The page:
The Value of Putting People First
Taking the time to learn about what makes your staff tick is time well spent. I have always had greater success when I really get to know the folks I work with. Now this doesn’t mean diving into their personal life to the point of it being uncomfortable, but find out what is important to them.
Find out if they value trips to the coast, taco Tuesdays and what they want out of their job. What do they like and dislike about the work. Demonstrating interest in your team as human beings and not some piece of machinery will show you care about them and that they are valued.
I worked with a wonderful team several years back and the part I loved the most was the size. It was a small group - there were just four of us total. Two of the employees were young parents and what I found after getting to know them was they wanted flexibility with their schedules most of all. It made perfect sense. They had young kids which meant lots of doctor appointments, recitals and school conferences.
They were both wonderful at their jobs but the office culture at the time looked down on flexible schedules. I knew how important it was to them both so I went to the mat with Human Resources and battled it out. Eventually I was able to get flexible schedules for them both.
The new structure worked better than expected and they were extremely happy to have flexibility in their schedules. They never missed a deadline, communication was in fact better than it was before and our little team was praised for accomplishing so much with so few people.
Show them that you care and they will move mountains for the team.
Make yourself available and approachable
We’re all busy with meetings, deadlines and life in general. It is easy to half-heartedly participate in conversations but don’t do it! Make sure you are approachable and really listen to what your team is saying.
I meet with my team once a week with a structured agenda which is a good way to keep things moving north and address any roadblocks your team may be encountering. However, meeting once a week in a group setting does not necessarily allow employees to speak freely and really express what’s on their mind. Be sure your door is open and encourage them to stop by anytime. Giving members of your team a voice, individually and as a collective group, will boost morale, creativity and business growth.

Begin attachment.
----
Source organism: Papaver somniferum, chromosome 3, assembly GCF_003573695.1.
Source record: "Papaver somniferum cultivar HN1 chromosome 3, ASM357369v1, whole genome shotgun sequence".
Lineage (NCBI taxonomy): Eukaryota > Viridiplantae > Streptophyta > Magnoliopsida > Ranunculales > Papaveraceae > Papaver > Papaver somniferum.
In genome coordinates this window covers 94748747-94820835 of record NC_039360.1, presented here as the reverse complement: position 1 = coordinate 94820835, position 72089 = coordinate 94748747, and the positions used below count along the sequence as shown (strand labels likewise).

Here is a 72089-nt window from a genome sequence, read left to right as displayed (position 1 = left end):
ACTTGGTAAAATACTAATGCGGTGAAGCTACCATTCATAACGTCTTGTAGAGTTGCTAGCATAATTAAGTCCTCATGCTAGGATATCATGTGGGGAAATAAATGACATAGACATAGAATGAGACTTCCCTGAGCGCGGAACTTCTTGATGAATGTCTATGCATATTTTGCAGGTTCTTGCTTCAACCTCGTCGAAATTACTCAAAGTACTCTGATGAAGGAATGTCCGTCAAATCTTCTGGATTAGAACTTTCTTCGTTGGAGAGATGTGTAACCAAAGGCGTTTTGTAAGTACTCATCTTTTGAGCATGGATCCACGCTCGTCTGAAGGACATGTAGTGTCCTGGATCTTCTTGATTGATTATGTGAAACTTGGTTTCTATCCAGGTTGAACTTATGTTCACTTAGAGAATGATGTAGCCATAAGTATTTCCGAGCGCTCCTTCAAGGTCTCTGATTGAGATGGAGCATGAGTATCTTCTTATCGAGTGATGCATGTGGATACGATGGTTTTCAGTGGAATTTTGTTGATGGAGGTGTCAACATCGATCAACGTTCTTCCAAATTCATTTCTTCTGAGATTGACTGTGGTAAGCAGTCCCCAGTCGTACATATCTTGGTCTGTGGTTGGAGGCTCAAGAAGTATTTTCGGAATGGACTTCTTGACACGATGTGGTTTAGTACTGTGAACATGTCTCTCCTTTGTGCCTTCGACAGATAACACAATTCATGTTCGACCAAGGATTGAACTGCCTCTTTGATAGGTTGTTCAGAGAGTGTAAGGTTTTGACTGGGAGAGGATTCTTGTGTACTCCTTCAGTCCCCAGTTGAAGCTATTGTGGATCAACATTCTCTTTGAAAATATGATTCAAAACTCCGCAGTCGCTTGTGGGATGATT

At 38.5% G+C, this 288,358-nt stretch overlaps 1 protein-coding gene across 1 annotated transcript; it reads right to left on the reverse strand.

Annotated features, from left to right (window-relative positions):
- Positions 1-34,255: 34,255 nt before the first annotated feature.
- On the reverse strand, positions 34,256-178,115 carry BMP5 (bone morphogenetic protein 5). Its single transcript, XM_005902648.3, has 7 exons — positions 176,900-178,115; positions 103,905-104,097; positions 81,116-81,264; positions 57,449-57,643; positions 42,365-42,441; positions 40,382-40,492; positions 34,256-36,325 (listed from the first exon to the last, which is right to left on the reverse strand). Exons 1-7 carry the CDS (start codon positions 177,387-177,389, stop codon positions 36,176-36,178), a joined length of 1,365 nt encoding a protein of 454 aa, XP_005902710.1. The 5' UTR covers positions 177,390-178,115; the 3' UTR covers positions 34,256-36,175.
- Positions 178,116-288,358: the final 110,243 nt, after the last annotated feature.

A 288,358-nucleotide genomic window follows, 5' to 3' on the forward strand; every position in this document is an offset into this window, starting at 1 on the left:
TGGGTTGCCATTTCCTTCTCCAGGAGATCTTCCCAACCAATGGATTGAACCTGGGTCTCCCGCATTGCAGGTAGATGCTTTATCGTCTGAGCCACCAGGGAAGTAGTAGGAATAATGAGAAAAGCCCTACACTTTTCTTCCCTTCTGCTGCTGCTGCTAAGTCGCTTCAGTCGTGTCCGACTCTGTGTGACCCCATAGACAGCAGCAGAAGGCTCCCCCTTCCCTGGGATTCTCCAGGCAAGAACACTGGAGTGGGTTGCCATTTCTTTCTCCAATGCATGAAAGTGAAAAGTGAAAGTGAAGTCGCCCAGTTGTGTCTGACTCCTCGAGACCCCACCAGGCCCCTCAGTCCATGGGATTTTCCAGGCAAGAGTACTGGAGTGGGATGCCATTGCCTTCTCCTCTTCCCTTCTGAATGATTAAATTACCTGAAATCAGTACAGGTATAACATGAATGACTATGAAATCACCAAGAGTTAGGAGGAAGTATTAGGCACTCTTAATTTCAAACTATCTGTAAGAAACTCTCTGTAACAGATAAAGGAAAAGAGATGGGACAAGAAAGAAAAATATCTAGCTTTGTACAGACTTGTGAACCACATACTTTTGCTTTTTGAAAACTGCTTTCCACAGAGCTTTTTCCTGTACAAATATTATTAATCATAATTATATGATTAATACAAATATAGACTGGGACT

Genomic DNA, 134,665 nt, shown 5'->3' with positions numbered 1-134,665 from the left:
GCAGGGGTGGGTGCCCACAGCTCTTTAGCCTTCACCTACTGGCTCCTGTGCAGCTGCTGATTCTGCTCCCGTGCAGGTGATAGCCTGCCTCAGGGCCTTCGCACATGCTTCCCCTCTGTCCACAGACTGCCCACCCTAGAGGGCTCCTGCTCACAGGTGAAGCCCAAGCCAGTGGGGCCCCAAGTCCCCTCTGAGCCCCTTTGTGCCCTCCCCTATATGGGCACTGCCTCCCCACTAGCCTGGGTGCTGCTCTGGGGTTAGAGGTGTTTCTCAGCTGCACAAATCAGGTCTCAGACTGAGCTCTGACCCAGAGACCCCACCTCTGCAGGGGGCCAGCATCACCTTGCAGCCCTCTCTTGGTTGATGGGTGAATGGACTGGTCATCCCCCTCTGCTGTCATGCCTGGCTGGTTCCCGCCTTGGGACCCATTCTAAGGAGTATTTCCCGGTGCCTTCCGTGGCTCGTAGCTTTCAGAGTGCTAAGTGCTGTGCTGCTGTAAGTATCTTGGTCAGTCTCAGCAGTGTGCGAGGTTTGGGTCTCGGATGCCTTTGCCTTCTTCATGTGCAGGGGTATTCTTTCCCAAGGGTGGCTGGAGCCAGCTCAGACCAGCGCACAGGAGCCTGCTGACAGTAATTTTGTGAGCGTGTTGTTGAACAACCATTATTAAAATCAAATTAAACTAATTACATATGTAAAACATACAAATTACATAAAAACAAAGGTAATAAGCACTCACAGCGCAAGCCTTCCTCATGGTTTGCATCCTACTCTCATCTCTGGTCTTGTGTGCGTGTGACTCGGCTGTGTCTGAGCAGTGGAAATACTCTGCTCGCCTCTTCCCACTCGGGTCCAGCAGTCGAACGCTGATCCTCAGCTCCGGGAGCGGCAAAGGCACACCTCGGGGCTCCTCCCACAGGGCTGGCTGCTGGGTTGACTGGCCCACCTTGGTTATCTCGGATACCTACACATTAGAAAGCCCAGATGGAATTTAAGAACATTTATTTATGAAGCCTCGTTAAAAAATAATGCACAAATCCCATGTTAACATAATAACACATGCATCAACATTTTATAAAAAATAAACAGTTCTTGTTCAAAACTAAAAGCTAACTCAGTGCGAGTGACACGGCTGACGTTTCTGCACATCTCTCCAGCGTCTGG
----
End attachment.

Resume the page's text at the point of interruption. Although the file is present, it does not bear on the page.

I once had a skillful technical writer on my team who very much liked her job but I could tell she wanted something more. She would provide her thoughts, suggestions and concerns but the undercurrent was something else. Had I not been an active listener, asking probing questions, I would have missed it.
She was interested in trying her skills with another business unit but was a little unsure on how to broach the subject with me. Her worry was that she would be letting the team down.
I got to work immediately on the transfer, and back filled her open position. She spent ten months with the other group and eventually rejoined our team. It was a valuable experience for her and our team benefited as she brought back a fresh perspective and a deeper understanding of the business.
Take the time to listen to your employees’ thoughts, suggestions, and comments. Dig deep, ask questions and read between the lines. Prove that you’re willing to trust their input and also act upon it. The team will be stronger and it will pay dividends in the end.
It’s simple - people first
We all want to meet our numbers, push the business forward and move up. Just remember to put people first - embrace what your heart tells you two or three seconds before your business sense kicks in and trust your instinct.
When you put people first, when you put your team first, you unleash the full power of trust and creativity, and you build highly beneficial working relationships.
Why People Believe What You Tell Them